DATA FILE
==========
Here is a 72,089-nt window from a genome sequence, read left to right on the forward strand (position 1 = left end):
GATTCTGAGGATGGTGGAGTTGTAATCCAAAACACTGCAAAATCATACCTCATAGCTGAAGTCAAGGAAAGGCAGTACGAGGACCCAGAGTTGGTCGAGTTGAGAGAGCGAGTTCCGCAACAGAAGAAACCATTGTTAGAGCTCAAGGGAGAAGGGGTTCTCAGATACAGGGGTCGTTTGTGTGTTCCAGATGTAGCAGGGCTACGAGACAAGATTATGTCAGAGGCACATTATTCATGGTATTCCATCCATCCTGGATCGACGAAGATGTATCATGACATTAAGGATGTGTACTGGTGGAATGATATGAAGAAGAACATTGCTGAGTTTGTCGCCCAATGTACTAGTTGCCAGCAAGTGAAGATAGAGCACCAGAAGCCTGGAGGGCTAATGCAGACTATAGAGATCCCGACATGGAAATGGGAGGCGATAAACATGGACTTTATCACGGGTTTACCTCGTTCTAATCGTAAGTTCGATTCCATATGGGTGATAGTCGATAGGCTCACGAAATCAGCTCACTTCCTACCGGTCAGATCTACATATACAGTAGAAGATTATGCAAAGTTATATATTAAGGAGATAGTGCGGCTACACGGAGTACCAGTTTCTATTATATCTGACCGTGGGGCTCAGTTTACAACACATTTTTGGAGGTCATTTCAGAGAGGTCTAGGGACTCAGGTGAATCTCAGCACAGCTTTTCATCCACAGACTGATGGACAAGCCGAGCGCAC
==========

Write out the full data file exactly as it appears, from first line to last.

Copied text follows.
Here is a 72,089-nt window from a genome sequence, read left to right on the forward strand (position 1 = left end):
GATTCTGAGGATGGTGGAGTTGTAATCCAAAACACTGCAAAATCATACCTCATAGCTGAAGTCAAGGAAAGGCAGTACGAGGACCCAGAGTTGGTCGAGTTGAGAGAGCGAGTTCCGCAACAGAAGAAACCATTGTTAGAGCTCAAGGGAGAAGGGGTTCTCAGATACAGGGGTCGTTTGTGTGTTCCAGATGTAGCAGGGCTACGAGACAAGATTATGTCAGAGGCACATTATTCATGGTATTCCATCCATCCTGGATCGACGAAGATGTATCATGACATTAAGGATGTGTACTGGTGGAATGATATGAAGAAGAACATTGCTGAGTTTGTCGCCCAATGTACTAGTTGCCAGCAAGTGAAGATAGAGCACCAGAAGCCTGGAGGGCTAATGCAGACTATAGAGATCCCGACATGGAAATGGGAGGCGATAAACATGGACTTTATCACGGGTTTACCTCGTTCTAATCGTAAGTTCGATTCCATATGGGTGATAGTCGATAGGCTCACGAAATCAGCTCACTTCCTACCGGTCAGATCTACATATACAGTAGAAGATTATGCAAAGTTATATATTAAGGAGATAGTGCGGCTACACGGAGTACCAGTTTCTATTATATCTGACCGTGGGGCTCAGTTTACAACACATTTTTGGAGGTCATTTCAGAGAGGTCTAGGGACTCAGGTGAATCTCAGCACAGCTTTTCATCCACAGACTGATGGACAAGCCGAGCGCAC